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Conclusions and Further Reading - Chapter 14

Chapter 14 – Treatment of Colorectal Cancer in the Senior Patient

Conclusions

Therapeutic decisions for older patients with CRC should be made in the context of a multidisciplinary team, which could include a geriatrician. All older patients should be considered for comprehensive geriatric assessment. The notion of chronological age as a factor for unfitness should be abandoned. Adjuvant and palliative chemotherapy should not be denied to patients because of age. There is a clear benefit for the adjuvant use of 5FU/LV or capecitabine monotherapy in the adjuvant setting for stage III CRC. The magnitude of benefit for the addition of oxaliplatin in patients above 70 on the other hand is questionable. For patients with metastatic disease, liver metastasectomy, if applicable, should not be discouraged, especially if there is a potential for cure. Fit older patients can benefit from palliative combination chemotherapy and biologic agents. However, the balance of toxicity/benefit must be considered. Less fit patients can be treated with lower intensity regimens like reduced-dose FOLFOX, fluoropyrimidine monotherapy or capecitabine and bevacizumab. Constant evaluation of the performance status, monitoring for toxicity and early intervention in the case of adverse events are an essential part of the management for older patients with CRC.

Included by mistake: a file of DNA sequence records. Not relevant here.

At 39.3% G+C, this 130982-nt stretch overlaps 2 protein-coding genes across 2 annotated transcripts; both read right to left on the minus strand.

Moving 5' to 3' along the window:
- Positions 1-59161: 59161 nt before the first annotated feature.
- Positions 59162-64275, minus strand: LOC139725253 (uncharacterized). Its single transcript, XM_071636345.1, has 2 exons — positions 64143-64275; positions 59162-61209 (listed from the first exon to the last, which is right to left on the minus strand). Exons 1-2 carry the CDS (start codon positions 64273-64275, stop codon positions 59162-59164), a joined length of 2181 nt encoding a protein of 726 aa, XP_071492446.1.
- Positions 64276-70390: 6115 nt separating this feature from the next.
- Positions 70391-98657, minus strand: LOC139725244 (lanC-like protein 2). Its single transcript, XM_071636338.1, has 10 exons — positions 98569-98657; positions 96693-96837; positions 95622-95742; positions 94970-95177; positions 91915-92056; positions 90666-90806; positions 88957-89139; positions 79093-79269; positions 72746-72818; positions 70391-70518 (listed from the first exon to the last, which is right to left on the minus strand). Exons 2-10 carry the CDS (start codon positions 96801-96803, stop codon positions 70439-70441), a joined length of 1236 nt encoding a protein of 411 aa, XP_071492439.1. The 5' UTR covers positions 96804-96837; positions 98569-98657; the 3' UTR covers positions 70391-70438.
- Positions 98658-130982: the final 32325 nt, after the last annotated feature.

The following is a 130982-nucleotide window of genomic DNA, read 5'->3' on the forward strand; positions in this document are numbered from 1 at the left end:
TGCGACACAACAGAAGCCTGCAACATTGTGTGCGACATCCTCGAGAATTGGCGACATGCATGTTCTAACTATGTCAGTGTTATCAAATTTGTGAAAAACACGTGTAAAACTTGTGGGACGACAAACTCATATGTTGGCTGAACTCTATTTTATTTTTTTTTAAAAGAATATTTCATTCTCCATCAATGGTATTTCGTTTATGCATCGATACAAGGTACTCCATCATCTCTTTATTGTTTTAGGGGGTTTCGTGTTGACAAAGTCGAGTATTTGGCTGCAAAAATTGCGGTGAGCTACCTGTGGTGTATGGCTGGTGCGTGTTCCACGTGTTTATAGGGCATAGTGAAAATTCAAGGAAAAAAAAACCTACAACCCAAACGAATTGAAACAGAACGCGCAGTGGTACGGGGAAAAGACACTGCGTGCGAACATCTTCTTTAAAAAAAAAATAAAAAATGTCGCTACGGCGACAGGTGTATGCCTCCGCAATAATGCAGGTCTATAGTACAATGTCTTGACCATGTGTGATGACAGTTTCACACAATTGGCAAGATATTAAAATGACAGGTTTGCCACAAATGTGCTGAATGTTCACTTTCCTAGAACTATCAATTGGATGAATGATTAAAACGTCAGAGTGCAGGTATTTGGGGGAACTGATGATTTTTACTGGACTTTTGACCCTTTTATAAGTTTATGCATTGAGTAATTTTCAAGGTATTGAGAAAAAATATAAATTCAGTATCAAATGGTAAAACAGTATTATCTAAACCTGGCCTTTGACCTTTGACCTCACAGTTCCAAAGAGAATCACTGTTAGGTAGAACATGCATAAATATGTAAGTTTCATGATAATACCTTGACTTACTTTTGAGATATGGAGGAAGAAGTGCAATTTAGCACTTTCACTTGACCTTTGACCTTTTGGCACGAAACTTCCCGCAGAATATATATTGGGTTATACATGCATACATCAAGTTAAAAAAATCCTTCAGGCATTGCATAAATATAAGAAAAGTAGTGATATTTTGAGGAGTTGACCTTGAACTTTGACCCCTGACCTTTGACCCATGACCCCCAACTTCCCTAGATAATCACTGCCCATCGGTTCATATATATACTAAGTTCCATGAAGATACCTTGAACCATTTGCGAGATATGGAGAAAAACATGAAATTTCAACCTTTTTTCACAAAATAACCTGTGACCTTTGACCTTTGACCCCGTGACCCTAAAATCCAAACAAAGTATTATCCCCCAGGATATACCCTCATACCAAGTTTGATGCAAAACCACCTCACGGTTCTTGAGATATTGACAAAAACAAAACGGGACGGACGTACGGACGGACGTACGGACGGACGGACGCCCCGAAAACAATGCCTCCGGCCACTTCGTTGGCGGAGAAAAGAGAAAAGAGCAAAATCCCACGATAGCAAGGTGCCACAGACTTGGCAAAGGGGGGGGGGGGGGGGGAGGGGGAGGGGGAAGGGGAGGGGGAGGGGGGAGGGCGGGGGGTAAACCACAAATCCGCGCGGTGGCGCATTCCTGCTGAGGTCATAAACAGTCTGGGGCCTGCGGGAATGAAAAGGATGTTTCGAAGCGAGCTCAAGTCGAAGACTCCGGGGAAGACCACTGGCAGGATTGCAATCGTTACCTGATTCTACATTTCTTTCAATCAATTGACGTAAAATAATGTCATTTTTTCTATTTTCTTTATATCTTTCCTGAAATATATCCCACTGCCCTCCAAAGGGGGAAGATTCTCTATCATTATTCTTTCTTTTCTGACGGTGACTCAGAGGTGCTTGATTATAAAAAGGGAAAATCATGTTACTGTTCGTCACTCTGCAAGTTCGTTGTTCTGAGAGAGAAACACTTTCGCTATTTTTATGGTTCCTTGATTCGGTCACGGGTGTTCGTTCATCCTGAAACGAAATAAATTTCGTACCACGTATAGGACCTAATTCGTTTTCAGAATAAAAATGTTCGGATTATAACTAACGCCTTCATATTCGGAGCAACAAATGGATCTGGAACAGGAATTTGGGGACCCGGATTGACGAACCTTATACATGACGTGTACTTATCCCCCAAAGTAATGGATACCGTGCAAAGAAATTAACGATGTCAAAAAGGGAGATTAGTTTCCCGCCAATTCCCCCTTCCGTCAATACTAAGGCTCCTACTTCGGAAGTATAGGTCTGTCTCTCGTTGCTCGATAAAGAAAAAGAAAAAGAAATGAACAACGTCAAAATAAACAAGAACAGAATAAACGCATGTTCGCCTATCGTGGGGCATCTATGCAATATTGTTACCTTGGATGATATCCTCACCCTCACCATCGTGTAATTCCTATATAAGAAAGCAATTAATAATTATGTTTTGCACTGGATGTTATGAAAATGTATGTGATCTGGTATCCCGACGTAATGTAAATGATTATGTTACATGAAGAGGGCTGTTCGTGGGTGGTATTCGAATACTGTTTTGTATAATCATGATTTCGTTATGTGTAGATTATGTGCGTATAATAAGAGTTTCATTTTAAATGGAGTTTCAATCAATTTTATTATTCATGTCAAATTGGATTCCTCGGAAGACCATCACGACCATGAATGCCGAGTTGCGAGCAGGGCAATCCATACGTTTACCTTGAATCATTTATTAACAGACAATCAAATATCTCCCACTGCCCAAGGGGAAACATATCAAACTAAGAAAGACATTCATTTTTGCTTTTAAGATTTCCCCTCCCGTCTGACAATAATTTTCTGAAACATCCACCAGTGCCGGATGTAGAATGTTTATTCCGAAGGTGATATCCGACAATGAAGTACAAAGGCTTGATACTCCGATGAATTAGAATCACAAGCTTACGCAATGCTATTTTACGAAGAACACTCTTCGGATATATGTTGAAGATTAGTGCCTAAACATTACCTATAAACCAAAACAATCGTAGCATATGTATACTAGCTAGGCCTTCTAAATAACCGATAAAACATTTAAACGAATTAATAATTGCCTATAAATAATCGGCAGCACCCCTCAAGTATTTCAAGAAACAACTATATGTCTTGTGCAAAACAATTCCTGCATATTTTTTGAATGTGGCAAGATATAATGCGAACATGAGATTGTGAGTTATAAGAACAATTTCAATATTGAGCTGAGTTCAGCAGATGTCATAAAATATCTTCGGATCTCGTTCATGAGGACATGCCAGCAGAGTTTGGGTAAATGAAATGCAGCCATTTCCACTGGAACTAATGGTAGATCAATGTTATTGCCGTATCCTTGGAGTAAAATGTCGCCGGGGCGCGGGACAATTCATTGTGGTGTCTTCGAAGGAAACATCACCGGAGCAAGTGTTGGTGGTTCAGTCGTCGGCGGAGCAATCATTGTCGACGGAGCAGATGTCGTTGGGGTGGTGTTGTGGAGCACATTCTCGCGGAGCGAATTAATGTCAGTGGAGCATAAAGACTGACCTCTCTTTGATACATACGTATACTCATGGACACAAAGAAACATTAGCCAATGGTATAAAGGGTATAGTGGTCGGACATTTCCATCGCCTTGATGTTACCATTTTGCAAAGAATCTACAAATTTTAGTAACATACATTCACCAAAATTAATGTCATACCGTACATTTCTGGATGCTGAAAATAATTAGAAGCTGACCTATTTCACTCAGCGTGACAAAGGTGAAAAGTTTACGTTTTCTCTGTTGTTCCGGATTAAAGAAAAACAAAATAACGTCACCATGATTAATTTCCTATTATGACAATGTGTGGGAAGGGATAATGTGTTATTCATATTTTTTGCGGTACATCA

Further Reading

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